Edwardian swimming pool turned arts venue Govanhill Baths boasts a colourful history – and future, according to artist in residence Ailie Rutherford.
The community baths were closed by the council in 2001 – but activists weren’t ready to hang up their swimsuits yet, and occupied the building for 140 days in the hope of saving it for years to come.
The original campaign may not have succeeded but today, the space is used as an arts and community hub, hosting everything from film screenings to theatre, upcycling fashion shows and even food pop-ups – all geared towards funding the restoration of the baths as a community-owned swimming pool.
The Future Archive exhibition is a look forward to what Govanhill Baths could mean to residents of the close-knit community in years to come – and visual artist Ailie explains what the Baths mean to her after a year on the tiles.
Tell us more about your project for Govanhill Baths – why now?
I’ve been here since August last year, coinciding with the Baths centenary. My residency is all about looking to the next 100 years, initiating discussions with local groups and considering what kind of things could happen in Govanhill. A lot of the conversations threw up similar topics – about new technologies altering the way we live, and about resource consumption.
And how do those conversations translate into visual art?
The discussions have helped form the Future Archive – a series of items and objects dated over various points in the future. One of the things I’m creating is a talking soap, made during soap workshops that take place here at the Baths, and fashioned like the old pink carbolic soap.
The idea is that as we reach a point where our resource consumption gets too high, hot water will be regulated, so we’ll no longer have hot showers or baths in our own flats and the Baths might come back into use as a washhouse. It’s a digital soap, which talks in over 100 languages – at the moment, there are 52 languages spoken in Govanhill – and it plays a recorded message saying ‘you have used your water allowance for today, please exit the shower’.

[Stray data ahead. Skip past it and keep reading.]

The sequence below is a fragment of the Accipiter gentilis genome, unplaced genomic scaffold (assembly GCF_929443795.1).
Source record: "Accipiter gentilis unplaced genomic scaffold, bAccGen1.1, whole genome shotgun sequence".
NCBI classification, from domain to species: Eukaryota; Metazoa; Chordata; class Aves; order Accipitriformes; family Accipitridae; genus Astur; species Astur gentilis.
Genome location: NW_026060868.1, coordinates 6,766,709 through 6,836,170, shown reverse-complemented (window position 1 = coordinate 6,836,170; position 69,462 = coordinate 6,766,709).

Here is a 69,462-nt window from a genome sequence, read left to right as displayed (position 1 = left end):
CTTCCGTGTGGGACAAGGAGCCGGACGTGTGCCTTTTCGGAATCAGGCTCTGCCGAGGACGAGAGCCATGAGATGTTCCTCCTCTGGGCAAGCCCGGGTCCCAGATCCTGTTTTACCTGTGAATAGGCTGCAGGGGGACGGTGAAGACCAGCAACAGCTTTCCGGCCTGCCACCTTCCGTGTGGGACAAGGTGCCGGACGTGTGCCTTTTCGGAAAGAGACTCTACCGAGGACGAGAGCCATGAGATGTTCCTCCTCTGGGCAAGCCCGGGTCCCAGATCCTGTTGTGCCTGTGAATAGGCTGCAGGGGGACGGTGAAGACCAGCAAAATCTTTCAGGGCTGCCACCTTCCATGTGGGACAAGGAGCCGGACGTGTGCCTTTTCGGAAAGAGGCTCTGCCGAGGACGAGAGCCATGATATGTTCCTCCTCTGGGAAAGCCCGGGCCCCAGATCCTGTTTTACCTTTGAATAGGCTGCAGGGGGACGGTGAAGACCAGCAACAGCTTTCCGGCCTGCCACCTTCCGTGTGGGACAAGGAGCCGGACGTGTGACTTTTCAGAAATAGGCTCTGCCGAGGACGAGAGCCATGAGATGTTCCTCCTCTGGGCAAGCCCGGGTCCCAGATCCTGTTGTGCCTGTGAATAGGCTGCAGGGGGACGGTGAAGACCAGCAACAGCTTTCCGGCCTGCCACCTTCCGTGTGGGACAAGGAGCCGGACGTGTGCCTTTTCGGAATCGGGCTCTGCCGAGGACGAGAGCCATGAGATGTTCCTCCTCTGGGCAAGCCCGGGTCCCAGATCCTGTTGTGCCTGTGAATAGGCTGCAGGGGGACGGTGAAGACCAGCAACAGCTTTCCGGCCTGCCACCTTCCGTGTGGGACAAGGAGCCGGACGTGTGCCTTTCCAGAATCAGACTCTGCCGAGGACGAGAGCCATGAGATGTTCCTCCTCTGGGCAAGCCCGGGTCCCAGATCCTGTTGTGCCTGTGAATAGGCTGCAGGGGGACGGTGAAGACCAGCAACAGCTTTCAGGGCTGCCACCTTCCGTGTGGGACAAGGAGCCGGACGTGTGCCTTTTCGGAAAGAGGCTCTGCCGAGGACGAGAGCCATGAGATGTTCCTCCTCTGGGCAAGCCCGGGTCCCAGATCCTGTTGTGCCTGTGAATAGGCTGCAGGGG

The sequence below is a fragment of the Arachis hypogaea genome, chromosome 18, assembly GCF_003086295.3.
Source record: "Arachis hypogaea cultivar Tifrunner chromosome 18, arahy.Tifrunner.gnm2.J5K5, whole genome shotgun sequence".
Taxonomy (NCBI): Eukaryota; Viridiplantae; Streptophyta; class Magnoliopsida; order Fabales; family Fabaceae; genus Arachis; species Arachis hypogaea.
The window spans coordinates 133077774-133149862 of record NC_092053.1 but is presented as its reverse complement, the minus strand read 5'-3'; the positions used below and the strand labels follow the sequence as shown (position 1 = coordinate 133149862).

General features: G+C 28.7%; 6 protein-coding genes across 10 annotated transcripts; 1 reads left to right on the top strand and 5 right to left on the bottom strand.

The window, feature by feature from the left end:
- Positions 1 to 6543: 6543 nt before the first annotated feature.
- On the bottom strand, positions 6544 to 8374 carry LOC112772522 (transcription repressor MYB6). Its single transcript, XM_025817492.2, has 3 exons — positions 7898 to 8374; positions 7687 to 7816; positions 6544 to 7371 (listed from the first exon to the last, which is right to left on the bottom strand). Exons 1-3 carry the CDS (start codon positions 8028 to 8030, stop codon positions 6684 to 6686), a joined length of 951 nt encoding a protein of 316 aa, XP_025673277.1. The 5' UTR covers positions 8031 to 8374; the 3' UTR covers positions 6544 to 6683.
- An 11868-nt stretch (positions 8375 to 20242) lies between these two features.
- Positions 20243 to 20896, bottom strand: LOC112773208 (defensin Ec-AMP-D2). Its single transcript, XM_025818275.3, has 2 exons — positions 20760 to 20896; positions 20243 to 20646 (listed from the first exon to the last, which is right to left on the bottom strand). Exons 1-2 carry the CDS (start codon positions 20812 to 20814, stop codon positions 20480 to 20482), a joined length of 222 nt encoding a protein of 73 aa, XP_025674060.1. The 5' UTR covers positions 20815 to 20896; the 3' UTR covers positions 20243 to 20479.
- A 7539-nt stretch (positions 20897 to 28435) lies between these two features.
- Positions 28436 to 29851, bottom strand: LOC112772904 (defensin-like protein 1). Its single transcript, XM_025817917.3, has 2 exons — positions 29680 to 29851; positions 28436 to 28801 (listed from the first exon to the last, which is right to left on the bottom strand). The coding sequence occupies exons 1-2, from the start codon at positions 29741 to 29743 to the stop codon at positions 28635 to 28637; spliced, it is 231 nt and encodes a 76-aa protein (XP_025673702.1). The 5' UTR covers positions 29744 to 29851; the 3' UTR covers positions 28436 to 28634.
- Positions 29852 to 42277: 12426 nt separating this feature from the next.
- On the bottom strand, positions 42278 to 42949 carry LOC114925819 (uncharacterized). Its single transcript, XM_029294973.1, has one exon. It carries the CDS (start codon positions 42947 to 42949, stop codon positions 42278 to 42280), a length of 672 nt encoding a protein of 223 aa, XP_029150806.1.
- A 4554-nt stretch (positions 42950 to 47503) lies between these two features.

There are also virtual reality swimsuits, and more on the possibility of energy-generating swimsuits to keep the pool going using people power.
How do you go about using art to show events that haven’t happened?
I’ve been working closely with archivist Paula Larkin throughout to see how she catalogues and dates items. The idea is that it should be embedded within her archive collection, so you’re not coming to see an exhibition of my work, it’s more subtle than that. You’ll have to look for pieces which relate to the future, even newspaper articles. There’s also the idea of the People’s Bank of Govanhill. I’ve screenprinted notes for an exchange booth on opening night, and the rate is 100th of your weekly income – the idea being the less you earn, the less you pay.
What do the Baths mean to you after a year in residence?
Govanhill Baths is such a fantastic place – there’s so much going on, and the drive for it to become a swimming pool again is just one aspect. I can’t believe the amount of community activists I’ve met and the Baths is a hub for that. I wanted to reflect what it is – a centre for activism, as well as for the arts – and how that might continue to manifest itself in the future.
The Future Archive launch takes place Thursday 19 March, 5.30-7.30pm – featuring the People’s Bank of Govanhill currency exchange. The exhibition runs Mon-Fri, 10am-5pm, until 24 April.
Main image: Adele McVay
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